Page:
It’s no wonder we have paid so much attention to this story over the centuries.
Reading the story in 2019, in fact, makes us a little queasy. We might even find ourselves wondering if such a violent death is a just punishment for extramarital sex (as we assume this is what it meant by “the very act of committing adultery”). All of us have passed through (or are passing through) adolescent hormone storms and all of us throughout our lives have been led unto temptation and put to the test. 
At the same time, we don’t know anything about this woman except what she is accused of. Is she at the age of consent and, if so, was she a consenting adult? 
Was sex forced upon her or was she soliciting? 
Prostitution, as we have all heard, is the world’s oldest profession, but I suspect if this was the woman’s profession she would have been too smart to get in the very act.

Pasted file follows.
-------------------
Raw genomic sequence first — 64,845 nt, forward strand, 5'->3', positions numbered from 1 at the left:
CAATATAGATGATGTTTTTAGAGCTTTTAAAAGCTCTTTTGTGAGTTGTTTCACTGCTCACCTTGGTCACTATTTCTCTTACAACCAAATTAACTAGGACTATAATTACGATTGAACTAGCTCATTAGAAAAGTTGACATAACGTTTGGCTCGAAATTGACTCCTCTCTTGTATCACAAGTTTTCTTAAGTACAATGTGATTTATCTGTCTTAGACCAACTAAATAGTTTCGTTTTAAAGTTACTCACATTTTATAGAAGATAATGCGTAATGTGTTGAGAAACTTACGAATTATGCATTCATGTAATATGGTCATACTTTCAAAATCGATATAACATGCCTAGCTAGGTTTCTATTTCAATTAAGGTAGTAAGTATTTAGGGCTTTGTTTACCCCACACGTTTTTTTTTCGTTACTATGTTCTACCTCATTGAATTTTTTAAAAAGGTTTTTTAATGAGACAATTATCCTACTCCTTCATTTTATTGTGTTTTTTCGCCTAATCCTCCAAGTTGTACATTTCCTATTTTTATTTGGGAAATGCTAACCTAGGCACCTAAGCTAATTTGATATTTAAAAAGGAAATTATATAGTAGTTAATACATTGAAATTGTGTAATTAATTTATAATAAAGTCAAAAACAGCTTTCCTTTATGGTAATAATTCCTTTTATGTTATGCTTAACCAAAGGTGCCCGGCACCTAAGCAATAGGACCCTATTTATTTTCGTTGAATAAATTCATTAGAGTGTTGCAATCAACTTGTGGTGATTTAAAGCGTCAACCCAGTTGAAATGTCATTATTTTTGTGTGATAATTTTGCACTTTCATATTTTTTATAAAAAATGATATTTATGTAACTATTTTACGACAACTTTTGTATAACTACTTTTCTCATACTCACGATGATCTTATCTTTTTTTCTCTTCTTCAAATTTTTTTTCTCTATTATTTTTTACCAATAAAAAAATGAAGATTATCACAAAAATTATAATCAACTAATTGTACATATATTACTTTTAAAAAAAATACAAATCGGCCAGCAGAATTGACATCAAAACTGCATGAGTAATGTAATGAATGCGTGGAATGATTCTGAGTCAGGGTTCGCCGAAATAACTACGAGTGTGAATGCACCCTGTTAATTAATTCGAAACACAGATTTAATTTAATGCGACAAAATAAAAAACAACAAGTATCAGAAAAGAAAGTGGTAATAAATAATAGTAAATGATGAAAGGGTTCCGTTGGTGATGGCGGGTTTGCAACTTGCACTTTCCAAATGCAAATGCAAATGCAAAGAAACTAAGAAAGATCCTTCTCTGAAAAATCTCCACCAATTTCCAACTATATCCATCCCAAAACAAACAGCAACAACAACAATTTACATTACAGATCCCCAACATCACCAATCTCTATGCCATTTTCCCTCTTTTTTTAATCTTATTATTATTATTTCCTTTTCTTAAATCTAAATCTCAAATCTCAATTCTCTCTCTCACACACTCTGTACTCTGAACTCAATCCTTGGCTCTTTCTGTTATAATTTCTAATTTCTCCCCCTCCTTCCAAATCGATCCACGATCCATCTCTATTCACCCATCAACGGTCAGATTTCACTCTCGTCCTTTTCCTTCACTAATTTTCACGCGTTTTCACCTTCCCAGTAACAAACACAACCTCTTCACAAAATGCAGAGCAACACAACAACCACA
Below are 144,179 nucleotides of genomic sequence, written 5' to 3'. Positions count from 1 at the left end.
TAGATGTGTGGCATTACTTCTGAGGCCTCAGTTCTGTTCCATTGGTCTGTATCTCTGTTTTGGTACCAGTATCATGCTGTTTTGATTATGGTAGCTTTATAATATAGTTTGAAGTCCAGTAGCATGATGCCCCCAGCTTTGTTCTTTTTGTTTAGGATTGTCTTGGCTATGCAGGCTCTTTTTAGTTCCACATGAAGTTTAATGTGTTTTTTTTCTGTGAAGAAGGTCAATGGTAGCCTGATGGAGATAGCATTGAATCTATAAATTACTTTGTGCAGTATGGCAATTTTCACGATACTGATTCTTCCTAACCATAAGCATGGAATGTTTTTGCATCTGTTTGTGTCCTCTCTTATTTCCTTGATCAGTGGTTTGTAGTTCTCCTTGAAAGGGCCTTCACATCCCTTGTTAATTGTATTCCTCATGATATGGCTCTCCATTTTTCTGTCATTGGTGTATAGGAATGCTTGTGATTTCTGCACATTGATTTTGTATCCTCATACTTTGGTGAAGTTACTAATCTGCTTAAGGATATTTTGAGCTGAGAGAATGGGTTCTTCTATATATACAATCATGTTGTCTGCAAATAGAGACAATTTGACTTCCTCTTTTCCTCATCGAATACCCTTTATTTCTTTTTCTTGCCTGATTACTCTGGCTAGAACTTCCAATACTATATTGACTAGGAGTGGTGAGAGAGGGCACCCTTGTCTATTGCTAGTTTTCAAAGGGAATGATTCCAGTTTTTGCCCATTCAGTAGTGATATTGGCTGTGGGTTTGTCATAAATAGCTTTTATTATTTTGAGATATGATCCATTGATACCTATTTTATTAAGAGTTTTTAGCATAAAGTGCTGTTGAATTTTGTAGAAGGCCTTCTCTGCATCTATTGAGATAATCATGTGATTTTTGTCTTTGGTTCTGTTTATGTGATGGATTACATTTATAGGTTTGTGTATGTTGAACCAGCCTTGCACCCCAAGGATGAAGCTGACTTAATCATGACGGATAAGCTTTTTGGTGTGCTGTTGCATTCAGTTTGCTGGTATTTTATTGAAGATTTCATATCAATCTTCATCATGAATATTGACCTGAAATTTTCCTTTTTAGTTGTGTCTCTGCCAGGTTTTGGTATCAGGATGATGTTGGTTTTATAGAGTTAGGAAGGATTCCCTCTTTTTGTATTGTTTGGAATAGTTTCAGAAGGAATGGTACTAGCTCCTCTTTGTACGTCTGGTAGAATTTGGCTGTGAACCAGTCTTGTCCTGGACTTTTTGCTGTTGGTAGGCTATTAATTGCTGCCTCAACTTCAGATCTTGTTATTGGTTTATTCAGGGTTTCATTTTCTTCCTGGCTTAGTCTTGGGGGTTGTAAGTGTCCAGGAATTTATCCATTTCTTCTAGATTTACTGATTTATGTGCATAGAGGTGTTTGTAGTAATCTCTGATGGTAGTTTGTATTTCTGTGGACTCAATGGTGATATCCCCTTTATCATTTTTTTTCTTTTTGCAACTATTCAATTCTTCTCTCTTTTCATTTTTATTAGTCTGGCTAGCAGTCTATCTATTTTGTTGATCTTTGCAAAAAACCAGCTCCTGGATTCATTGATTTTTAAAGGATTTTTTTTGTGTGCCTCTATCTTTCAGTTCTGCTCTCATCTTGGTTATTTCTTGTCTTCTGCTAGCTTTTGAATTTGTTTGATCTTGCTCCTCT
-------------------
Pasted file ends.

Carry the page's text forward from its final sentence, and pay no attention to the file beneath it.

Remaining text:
From our vantage point, we might even wonder if being a hooker justified a death by stoning. Today New York City police no longer charge prostitutes under 18 – in other words, children – with a crime. These children are not criminals but victims of human trafficking. The same is usually true of older sex workers, most of who are exploited by the pimps and systems to which they are indentured.
Be that as it may, I don’t think Jesus was thinking about the sexual misconduct of the woman brought before him. He was thinking about the Pharisees’ interpretation of the Law of Moses.  And when the Pharisees demanded to know what his own interpretation was, he knew they were setting a trap for him.
Indeed, some scholars think this is what this drama is about: a rhetorical exercise to catch Jesus saying something that was against God’s Mosaic law – which would in itself have been a serious offense.